Protect yourself from online fraud
1 Use secure shopping
Only buy from well-known companies or those that show their contact details, and check their privacy and return policies. Make sure you use a secure website to enter credit card information. Sign up to Verified by Visa and MasterCard SecureCode. Look for a padlock symbol in the bottom right of the browser window and for the website address to begin with "https://".
2 Protect your passwords
Avoid using obvious passwords, never write down or tell anyone your passwords, PIN numbers or log-in details, and use different passwords for different accounts. Exercise caution when using public computers, in an internet café or at work, for example - don't leave the computer unattended, be careful who is watching over your shoulder and always log out properly.
Criminals can access your passwords and personal information using viruses or spyware. Ensure that your home computer is as secure as possible by installing anti-virus software, for around £20 to £50 or for free from companies such as AVG and Avast.
3 Beware of suspicious emails
Banks and building societies will never send you an email asking you to verify personal details. If you receive an email asking you to click on a link and enter your personal details, such as your account number or password, it's a phishing email from fraudsters trying to steal your bank details. If you think an email you have received might be a genuine attempt by your bank to contact you or if you believe your details may have been compromised, call your bank and deal with it over the telephone.
4 Don't publish your details
Social networking websites such as Facebook and MySpace encourage us to share personal details. However, details such as your date of birth and contact information are all a fraudster needs to steal your identity. Be selective with the information you share and who you share it with, and use the privacy features on networking sites.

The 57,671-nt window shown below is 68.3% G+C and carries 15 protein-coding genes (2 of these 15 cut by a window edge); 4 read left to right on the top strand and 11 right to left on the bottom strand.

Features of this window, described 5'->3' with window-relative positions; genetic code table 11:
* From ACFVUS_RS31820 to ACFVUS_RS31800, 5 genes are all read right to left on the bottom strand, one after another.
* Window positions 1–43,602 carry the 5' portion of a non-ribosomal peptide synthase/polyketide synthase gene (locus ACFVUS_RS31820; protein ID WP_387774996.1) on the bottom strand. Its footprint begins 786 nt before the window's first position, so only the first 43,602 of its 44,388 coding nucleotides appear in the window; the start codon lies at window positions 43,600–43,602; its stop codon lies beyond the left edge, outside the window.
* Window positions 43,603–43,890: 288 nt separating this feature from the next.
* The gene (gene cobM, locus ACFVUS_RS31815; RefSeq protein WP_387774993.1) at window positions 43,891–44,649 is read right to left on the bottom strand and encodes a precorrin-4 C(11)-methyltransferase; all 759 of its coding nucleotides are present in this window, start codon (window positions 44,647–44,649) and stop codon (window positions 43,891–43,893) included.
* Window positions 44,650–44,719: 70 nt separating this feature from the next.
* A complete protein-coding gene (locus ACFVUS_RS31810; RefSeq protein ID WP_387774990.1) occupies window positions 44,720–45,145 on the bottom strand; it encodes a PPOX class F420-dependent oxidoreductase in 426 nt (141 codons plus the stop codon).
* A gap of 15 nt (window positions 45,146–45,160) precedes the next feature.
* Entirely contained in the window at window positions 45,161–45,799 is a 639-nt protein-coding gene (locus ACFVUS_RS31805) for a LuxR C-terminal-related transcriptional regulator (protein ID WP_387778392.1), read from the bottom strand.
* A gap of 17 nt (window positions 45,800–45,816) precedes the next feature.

Phishing scams are typically fraudulent email messages from seemingly legitimate sources (your internet service provider, mobile phone provider, bank etc). These messages usually direct you to a counterfeit website or ask you to divulge private information (password, PIN, credit card numbers, or other account updates), which is then used to commit identity theft.
Used by the holder to buy goods and services, credit cards also have a monthly or annual spending limit, which may be raised or lowered depending on the creditworthiness of the cardholder. But unlike charge cards, borrowers aren’t forced to pay the balance off in full every month and, as long as they make a stated minimum payment, can carry a balance from one month to the next, generating compound interest. As the issuing company is effectively giving you a short-term loan, most credit cards have variable and relatively high interest rates. Allowing the interest to compound for too long may result in dire financial straits.